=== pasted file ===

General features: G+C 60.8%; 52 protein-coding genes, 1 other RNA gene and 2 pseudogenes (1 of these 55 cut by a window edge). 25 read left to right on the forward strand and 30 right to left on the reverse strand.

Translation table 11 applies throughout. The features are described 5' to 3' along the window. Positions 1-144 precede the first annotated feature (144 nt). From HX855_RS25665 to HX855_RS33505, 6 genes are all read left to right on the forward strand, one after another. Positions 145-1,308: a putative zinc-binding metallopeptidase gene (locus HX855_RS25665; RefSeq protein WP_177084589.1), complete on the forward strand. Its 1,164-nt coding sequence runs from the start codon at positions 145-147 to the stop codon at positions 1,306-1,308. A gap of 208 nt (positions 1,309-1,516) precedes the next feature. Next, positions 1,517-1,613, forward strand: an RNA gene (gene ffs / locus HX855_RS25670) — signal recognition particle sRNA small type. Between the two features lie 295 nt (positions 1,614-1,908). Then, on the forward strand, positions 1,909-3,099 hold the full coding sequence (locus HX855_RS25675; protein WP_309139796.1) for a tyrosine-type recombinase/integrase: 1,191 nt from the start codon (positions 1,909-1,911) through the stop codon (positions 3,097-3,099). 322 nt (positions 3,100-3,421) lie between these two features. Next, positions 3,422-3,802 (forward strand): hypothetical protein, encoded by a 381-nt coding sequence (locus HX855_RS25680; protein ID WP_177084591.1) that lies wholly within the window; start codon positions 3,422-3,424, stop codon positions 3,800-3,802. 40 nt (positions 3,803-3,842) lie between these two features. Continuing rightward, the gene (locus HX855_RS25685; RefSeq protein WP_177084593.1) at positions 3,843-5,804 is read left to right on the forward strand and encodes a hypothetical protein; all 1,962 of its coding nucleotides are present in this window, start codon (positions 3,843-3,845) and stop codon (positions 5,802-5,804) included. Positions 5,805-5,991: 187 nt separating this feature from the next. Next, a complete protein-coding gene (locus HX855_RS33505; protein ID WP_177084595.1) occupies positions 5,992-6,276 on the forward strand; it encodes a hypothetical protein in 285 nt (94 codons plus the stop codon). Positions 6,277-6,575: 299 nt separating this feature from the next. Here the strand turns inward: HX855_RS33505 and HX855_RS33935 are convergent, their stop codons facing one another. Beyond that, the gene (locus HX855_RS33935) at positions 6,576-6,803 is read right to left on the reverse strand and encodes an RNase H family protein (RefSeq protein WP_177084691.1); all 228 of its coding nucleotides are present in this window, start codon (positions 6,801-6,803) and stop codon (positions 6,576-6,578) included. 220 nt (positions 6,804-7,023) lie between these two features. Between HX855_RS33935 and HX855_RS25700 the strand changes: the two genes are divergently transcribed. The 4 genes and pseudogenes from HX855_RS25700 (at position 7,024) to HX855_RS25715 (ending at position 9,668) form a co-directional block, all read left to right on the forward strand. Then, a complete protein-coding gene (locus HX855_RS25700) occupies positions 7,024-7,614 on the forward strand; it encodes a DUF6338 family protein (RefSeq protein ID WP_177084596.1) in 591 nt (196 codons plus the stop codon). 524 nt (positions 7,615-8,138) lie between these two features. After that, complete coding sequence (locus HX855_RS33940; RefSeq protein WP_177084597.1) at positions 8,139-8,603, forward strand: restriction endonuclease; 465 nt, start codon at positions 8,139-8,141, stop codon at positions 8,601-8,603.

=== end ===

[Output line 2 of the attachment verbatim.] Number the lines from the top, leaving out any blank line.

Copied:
Translation table 11 applies throughout. The features are described 5' to 3' along the window. Positions 1-144 precede the first annotated feature (144 nt). From HX855_RS25665 to HX855_RS33505, 6 genes are all read left to right on the forward strand, one after another. Positions 145-1,308: a putative zinc-binding metallopeptidase gene (locus HX855_RS25665; RefSeq protein WP_177084589.1), complete on the forward strand. Its 1,164-nt coding sequence runs from the start codon at positions 145-147 to the stop codon at positions 1,306-1,308. A gap of 208 nt (positions 1,309-1,516) precedes the next feature. Next, positions 1,517-1,613, forward strand: an RNA gene (gene ffs / locus HX855_RS25670) — signal recognition particle sRNA small type. Between the two features lie 295 nt (positions 1,614-1,908). Then, on the forward strand, positions 1,909-3,099 hold the full coding sequence (locus HX855_RS25675; protein WP_309139796.1) for a tyrosine-type recombinase/integrase: 1,191 nt from the start codon (positions 1,909-1,911) through the stop codon (positions 3,097-3,099). 322 nt (positions 3,100-3,421) lie between these two features. Next, positions 3,422-3,802 (forward strand): hypothetical protein, encoded by a 381-nt coding sequence (locus HX855_RS25680; protein ID WP_177084591.1) that lies wholly within the window; start codon positions 3,422-3,424, stop codon positions 3,800-3,802. 40 nt (positions 3,803-3,842) lie between these two features. Continuing rightward, the gene (locus HX855_RS25685; RefSeq protein WP_177084593.1) at positions 3,843-5,804 is read left to right on the forward strand and encodes a hypothetical protein; all 1,962 of its coding nucleotides are present in this window, start codon (positions 3,843-3,845) and stop codon (positions 5,802-5,804) included. Positions 5,805-5,991: 187 nt separating this feature from the next. Next, a complete protein-coding gene (locus HX855_RS33505; protein ID WP_177084595.1) occupies positions 5,992-6,276 on the forward strand; it encodes a hypothetical protein in 285 nt (94 codons plus the stop codon). Positions 6,277-6,575: 299 nt separating this feature from the next. Here the strand turns inward: HX855_RS33505 and HX855_RS33935 are convergent, their stop codons facing one another. Beyond that, the gene (locus HX855_RS33935) at positions 6,576-6,803 is read right to left on the reverse strand and encodes an RNase H family protein (RefSeq protein WP_177084691.1); all 228 of its coding nucleotides are present in this window, start codon (positions 6,801-6,803) and stop codon (positions 6,576-6,578) included. 220 nt (positions 6,804-7,023) lie between these two features. Between HX855_RS33935 and HX855_RS25700 the strand changes: the two genes are divergently transcribed. The 4 genes and pseudogenes from HX855_RS25700 (at position 7,024) to HX855_RS25715 (ending at position 9,668) form a co-directional block, all read left to right on the forward strand. Then, a complete protein-coding gene (locus HX855_RS25700) occupies positions 7,024-7,614 on the forward strand; it encodes a DUF6338 family protein (RefSeq protein ID WP_177084596.1) in 591 nt (196 codons plus the stop codon). 524 nt (positions 7,615-8,138) lie between these two features. After that, complete coding sequence (locus HX855_RS33940; RefSeq protein WP_177084597.1) at positions 8,139-8,603, forward strand: restriction endonuclease; 465 nt, start codon at positions 8,139-8,141, stop codon at positions 8,601-8,603.